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A world of protest

by Zachariah Mampilly

That we are living in an era of popular protest is undeniable. A quick survey of headlines from around the world — or better yet, your social media feed — reveals countless uprisings unfolding in real time. Farmers protest efforts to privatize their land in India, Argentinians march to provide women reproductive justice, citizens rise up against police brutality in Nigeria and the United States. The list goes on.

Empirical evidence bears out the anecdotal. According to a report by the Center for Strategic and International Studies, globally ‘mass protests increased annually by an average of 11.5 percent from 2009 to 2019.’ The COVID-19 pandemic has done little to slow this trend. The scale of these protests is truly historical. Black Lives Matter protests in the US were the largest ever in that country. India’s farmer protests may be the largest mass uprising the world has ever witnessed.

What drives people to sacrifice their time and resources, not to mention risk their lives, by participating in popular uprisings? While the issues which motivate protest are diverse, there are several patterns that deserve attention. First, many protests reveal frustration with existing political systems, regardless if these are classified as democratic or authoritarian. Sustained popular movements are more often associated with democratic regimes, as they are more likely to be tolerated by the legal regime. But, even in authoritarian contexts, we observe an increase in sustained popular action.

Photo Credit: Teemu Paananen

 

Both established democracies and autocracies experience protest

The conventional narrative frames protest as resulting from ‘democratic backsliding’ — when established democracies roll back freedoms. This suggests that the only reason people protest is because countries are becoming more authoritarian. A more nuanced perspective might ask, instead, what democracies and autocracies share that causes protest.

For starters, even established democracies have limited outlets for civic participation, with membership in established parties and participating in elections often being the only sanctioned options. In many places, citizens are wary of political parties and elections. Electoral systems across the world are criticized for enshrining a narrow set of policy options and favouring established political parties. They don’t always allow everyone the same access to the political system.

Next, the age gap between rulers and the governed has increased globally. African countries have, on average, a 40-year age gap between their rulers and their overwhelmingly young populations. This generational divide reveals itself in major differences over key policy debates, such as climate change and inequality, where young people favour far more urgent and radical solutions than those championed by existing political parties.

Photo Credit: Vlad Tchompalov
 
Precarity and inequality motivate protest

Economic issues reveal another set of commonalities between democracies and autocracies. While historically protest was associated with the lower classes, protest is not merely driven by poverty. Instead, many of today’s protest movements are motivated more by economic inequality, even where the overall pie may be getting larger.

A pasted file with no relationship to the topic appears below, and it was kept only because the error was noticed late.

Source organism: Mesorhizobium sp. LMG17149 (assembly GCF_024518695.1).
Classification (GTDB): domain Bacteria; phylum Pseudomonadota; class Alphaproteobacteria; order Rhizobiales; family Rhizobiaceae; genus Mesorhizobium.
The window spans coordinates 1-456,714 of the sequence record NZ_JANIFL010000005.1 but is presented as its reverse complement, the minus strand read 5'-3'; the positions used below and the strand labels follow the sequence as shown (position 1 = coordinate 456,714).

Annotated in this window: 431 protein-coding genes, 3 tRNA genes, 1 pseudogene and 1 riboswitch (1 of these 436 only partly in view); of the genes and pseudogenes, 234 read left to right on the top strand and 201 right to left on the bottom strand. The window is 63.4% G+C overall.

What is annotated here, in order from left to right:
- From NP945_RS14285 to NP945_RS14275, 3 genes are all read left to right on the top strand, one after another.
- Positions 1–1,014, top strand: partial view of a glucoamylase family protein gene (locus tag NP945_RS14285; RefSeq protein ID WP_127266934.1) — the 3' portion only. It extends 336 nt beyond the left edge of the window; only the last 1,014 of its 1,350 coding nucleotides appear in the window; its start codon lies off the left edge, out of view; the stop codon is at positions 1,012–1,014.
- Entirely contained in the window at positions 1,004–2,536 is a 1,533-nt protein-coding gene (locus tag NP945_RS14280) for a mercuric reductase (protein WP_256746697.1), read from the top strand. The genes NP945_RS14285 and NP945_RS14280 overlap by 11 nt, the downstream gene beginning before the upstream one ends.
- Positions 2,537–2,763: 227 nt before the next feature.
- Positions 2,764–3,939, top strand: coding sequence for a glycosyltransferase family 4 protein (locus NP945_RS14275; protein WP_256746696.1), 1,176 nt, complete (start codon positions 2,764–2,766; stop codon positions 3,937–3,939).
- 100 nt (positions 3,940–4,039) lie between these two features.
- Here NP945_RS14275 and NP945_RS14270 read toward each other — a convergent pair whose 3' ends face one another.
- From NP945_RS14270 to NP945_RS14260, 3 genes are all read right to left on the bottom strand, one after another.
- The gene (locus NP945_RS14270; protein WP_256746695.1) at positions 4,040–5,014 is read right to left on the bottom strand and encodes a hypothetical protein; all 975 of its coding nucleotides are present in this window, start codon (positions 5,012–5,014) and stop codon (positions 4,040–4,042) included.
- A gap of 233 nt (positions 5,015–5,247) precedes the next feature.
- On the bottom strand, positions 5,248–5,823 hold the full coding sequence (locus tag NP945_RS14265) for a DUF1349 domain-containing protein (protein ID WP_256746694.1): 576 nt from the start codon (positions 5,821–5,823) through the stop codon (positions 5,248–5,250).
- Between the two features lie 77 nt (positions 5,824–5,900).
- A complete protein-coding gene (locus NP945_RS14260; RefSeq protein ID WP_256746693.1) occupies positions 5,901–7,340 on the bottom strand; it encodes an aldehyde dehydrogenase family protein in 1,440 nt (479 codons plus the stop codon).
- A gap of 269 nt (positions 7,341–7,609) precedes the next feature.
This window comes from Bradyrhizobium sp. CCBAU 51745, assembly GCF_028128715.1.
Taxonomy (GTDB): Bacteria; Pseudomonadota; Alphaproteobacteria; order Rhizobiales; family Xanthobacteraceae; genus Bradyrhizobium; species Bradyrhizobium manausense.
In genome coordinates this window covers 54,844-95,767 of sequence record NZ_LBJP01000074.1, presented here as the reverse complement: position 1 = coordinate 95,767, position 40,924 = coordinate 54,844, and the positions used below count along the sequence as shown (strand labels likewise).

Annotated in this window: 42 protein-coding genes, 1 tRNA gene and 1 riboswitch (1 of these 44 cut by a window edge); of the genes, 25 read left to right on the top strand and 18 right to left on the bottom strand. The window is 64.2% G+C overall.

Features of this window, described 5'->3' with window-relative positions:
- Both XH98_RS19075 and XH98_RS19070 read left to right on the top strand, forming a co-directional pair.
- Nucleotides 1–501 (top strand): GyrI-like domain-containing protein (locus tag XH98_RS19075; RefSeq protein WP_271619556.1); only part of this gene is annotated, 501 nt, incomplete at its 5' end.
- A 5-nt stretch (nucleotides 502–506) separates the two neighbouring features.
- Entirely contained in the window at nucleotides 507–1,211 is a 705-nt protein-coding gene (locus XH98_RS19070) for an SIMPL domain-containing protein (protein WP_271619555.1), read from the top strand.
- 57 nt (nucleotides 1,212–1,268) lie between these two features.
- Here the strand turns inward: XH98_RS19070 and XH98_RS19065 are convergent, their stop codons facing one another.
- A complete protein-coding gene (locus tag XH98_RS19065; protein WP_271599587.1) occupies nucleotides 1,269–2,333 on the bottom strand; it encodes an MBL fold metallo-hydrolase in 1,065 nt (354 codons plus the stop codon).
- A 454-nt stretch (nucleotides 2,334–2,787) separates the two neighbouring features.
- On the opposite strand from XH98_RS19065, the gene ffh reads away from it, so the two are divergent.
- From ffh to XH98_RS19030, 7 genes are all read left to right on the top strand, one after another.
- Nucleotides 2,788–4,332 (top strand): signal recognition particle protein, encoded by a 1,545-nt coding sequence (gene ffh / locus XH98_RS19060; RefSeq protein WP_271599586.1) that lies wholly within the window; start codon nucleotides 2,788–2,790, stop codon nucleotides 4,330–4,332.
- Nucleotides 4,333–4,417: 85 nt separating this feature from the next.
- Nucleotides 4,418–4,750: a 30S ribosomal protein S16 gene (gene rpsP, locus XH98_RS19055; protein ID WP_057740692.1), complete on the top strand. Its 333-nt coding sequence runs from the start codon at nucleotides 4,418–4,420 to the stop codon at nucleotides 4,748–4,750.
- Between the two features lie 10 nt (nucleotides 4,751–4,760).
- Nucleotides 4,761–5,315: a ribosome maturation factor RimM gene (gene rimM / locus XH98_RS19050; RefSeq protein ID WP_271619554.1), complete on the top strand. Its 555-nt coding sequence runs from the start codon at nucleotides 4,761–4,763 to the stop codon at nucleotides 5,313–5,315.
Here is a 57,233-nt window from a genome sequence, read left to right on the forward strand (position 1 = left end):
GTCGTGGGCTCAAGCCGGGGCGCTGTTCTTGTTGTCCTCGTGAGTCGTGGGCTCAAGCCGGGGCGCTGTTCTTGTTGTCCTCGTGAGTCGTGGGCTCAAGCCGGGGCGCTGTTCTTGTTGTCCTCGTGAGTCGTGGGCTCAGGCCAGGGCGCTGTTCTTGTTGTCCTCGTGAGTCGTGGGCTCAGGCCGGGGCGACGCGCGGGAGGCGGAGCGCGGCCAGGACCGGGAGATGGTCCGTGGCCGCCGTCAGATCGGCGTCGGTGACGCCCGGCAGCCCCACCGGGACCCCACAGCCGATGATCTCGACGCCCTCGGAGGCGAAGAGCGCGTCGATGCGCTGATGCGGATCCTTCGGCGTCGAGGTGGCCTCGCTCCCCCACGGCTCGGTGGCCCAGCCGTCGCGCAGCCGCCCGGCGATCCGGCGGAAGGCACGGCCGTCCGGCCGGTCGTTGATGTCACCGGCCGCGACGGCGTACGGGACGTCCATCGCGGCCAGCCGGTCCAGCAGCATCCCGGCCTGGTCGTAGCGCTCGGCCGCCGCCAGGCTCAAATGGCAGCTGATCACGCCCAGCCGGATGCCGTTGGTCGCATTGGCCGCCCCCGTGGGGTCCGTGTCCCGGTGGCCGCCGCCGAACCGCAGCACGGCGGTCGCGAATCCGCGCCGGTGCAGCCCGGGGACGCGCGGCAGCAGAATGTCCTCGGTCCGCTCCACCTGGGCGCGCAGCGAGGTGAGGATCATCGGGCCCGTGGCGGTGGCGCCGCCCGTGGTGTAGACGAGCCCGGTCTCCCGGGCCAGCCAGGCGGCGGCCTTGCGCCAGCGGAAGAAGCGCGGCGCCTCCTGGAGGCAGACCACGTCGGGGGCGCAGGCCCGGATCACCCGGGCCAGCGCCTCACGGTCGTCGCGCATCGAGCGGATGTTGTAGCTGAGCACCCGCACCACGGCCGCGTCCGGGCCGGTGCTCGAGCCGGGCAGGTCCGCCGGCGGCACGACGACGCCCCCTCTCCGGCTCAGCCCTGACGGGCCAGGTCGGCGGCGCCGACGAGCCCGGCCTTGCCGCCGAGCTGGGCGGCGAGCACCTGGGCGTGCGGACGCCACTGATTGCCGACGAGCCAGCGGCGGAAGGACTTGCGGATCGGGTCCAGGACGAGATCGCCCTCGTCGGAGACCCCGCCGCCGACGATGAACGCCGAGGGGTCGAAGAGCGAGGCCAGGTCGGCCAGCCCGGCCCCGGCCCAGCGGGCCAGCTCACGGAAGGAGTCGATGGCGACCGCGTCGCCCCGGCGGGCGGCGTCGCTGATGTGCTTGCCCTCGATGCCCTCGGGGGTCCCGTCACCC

Across the world, the share of wealth held by the top 10% — and especially the top 1% and 0.1% — has only grown. This is true even where countries have experienced sustained economic growth, such as in many parts of Africa, Latin America, and Asia. Thus, both economic inequality and precariousness appear more likely to motivate popular uprisings than overall levels of poverty. This too is related to the growing disillusionment with existing political systems that largely seem incapable or unwilling to address growing wealth disparities.

Technology has changed protest movements for better and worse

One major debate that has shadowed the rise of protests globally is what role technology — in particular, social media — has played. Early on, the protests in Iran and the ‘Arab Spring’ were seen as the result of Facebook and Twitter, heralding a new era for popular democracy. Over time, however, the discourse around social media’s emancipatory potential has curdled.

Most analysts now understand technology’s role as offering both a boon and a curse. While social media can help activists gain attention and resolve challenging coordination problems, it also benefits governments, too, by providing them easy tools to monitor and manipulate public opinion and to surveil individual activists.

No justice, no peace? 

This era of global protests evokes memories of earlier waves, such as the successful anti-colonial protests of the 1940s and 1950s, the anti-communist uprisings of the 1980s and 90s, and the less successful ‘colour revolutions’ of the 1990s and 2000s. During these earlier waves, protests stretched on for decades, bouncing between countries and regions, and signaling a sustained disillusionment with the prevailing political and economic systems.

Similarly, today’s wave of protests suggests a common frustration and disillusionment with both national governments and the broader global order. Despite the best efforts of governments around the world, protests are not going away. Instead, they demand a reconsideration of the economic and political conditions that drive so many to hit the streets in the first place.

 

Zachariah Mampilly is the Marxe Endowed Chair of International Affairs at the City University of New York

The views expressed in this piece are those of the author(s), and do not necessarily reflect the views of the Institute or the United Nations University, nor the programme/project donors.

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